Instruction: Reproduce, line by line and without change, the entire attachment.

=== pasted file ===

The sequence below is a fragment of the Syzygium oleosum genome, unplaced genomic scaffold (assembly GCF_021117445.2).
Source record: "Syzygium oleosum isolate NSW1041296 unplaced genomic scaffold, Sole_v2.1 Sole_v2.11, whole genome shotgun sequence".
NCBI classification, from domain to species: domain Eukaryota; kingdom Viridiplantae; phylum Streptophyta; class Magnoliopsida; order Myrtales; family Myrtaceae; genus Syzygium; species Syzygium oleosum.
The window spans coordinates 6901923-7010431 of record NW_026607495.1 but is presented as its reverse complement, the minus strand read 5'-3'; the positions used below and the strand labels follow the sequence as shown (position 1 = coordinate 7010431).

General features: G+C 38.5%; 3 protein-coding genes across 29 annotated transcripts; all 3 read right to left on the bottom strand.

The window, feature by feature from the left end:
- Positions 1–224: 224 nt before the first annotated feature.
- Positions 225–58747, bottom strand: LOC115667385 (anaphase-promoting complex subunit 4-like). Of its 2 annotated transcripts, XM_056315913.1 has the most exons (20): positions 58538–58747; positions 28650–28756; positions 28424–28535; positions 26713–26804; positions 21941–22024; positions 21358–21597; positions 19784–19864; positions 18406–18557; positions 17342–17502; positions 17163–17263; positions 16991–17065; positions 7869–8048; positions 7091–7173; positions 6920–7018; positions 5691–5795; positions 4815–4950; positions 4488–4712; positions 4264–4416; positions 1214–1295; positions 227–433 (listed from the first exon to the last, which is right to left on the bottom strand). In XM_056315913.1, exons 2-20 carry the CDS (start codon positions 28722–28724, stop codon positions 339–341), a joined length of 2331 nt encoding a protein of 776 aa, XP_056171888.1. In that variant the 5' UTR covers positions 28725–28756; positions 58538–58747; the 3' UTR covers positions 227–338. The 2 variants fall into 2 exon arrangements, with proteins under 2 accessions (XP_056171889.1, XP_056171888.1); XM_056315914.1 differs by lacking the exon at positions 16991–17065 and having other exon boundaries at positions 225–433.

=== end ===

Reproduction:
The sequence below is a fragment of the Syzygium oleosum genome, unplaced genomic scaffold (assembly GCF_021117445.2).
Source record: "Syzygium oleosum isolate NSW1041296 unplaced genomic scaffold, Sole_v2.1 Sole_v2.11, whole genome shotgun sequence".
NCBI classification, from domain to species: domain Eukaryota; kingdom Viridiplantae; phylum Streptophyta; class Magnoliopsida; order Myrtales; family Myrtaceae; genus Syzygium; species Syzygium oleosum.
The window spans coordinates 6901923-7010431 of record NW_026607495.1 but is presented as its reverse complement, the minus strand read 5'-3'; the positions used below and the strand labels follow the sequence as shown (position 1 = coordinate 7010431).

General features: G+C 38.5%; 3 protein-coding genes across 29 annotated transcripts; all 3 read right to left on the bottom strand.

The window, feature by feature from the left end:
- Positions 1–224: 224 nt before the first annotated feature.
- Positions 225–58747, bottom strand: LOC115667385 (anaphase-promoting complex subunit 4-like). Of its 2 annotated transcripts, XM_056315913.1 has the most exons (20): positions 58538–58747; positions 28650–28756; positions 28424–28535; positions 26713–26804; positions 21941–22024; positions 21358–21597; positions 19784–19864; positions 18406–18557; positions 17342–17502; positions 17163–17263; positions 16991–17065; positions 7869–8048; positions 7091–7173; positions 6920–7018; positions 5691–5795; positions 4815–4950; positions 4488–4712; positions 4264–4416; positions 1214–1295; positions 227–433 (listed from the first exon to the last, which is right to left on the bottom strand). In XM_056315913.1, exons 2-20 carry the CDS (start codon positions 28722–28724, stop codon positions 339–341), a joined length of 2331 nt encoding a protein of 776 aa, XP_056171888.1. In that variant the 5' UTR covers positions 28725–28756; positions 58538–58747; the 3' UTR covers positions 227–338. The 2 variants fall into 2 exon arrangements, with proteins under 2 accessions (XP_056171889.1, XP_056171888.1); XM_056315914.1 differs by lacking the exon at positions 16991–17065 and having other exon boundaries at positions 225–433.